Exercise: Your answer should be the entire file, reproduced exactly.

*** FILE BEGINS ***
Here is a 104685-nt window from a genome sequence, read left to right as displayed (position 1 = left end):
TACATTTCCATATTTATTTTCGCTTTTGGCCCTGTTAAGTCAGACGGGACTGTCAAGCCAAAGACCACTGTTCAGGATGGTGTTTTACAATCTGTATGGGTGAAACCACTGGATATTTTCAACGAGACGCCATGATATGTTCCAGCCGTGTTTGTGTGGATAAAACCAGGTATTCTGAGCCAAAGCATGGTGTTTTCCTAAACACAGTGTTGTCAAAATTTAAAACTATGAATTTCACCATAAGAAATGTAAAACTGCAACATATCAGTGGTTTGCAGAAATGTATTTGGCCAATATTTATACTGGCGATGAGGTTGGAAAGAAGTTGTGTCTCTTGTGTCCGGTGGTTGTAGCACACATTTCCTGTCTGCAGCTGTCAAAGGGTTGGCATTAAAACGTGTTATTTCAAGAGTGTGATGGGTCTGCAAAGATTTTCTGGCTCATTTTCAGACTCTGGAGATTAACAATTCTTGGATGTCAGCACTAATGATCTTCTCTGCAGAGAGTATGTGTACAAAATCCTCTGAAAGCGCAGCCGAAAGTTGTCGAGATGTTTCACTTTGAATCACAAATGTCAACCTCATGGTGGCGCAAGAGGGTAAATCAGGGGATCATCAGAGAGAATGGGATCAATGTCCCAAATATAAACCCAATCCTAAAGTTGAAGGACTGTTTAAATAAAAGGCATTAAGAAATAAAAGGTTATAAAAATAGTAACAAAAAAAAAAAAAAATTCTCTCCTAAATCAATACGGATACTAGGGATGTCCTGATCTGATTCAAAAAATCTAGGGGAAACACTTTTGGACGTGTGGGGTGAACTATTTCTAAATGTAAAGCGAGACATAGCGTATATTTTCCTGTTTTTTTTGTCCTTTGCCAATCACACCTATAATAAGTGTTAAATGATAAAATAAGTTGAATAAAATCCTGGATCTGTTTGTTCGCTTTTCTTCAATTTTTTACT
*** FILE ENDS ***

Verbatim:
Here is a 104685-nt window from a genome sequence, read left to right as displayed (position 1 = left end):
TACATTTCCATATTTATTTTCGCTTTTGGCCCTGTTAAGTCAGACGGGACTGTCAAGCCAAAGACCACTGTTCAGGATGGTGTTTTACAATCTGTATGGGTGAAACCACTGGATATTTTCAACGAGACGCCATGATATGTTCCAGCCGTGTTTGTGTGGATAAAACCAGGTATTCTGAGCCAAAGCATGGTGTTTTCCTAAACACAGTGTTGTCAAAATTTAAAACTATGAATTTCACCATAAGAAATGTAAAACTGCAACATATCAGTGGTTTGCAGAAATGTATTTGGCCAATATTTATACTGGCGATGAGGTTGGAAAGAAGTTGTGTCTCTTGTGTCCGGTGGTTGTAGCACACATTTCCTGTCTGCAGCTGTCAAAGGGTTGGCATTAAAACGTGTTATTTCAAGAGTGTGATGGGTCTGCAAAGATTTTCTGGCTCATTTTCAGACTCTGGAGATTAACAATTCTTGGATGTCAGCACTAATGATCTTCTCTGCAGAGAGTATGTGTACAAAATCCTCTGAAAGCGCAGCCGAAAGTTGTCGAGATGTTTCACTTTGAATCACAAATGTCAACCTCATGGTGGCGCAAGAGGGTAAATCAGGGGATCATCAGAGAGAATGGGATCAATGTCCCAAATATAAACCCAATCCTAAAGTTGAAGGACTGTTTAAATAAAAGGCATTAAGAAATAAAAGGTTATAAAAATAGTAACAAAAAAAAAAAAAAATTCTCTCCTAAATCAATACGGATACTAGGGATGTCCTGATCTGATTCAAAAAATCTAGGGGAAACACTTTTGGACGTGTGGGGTGAACTATTTCTAAATGTAAAGCGAGACATAGCGTATATTTTCCTGTTTTTTTTGTCCTTTGCCAATCACACCTATAATAAGTGTTAAATGATAAAATAAGTTGAATAAAATCCTGGATCTGTTTGTTCGCTTTTCTTCAATTTTTTACT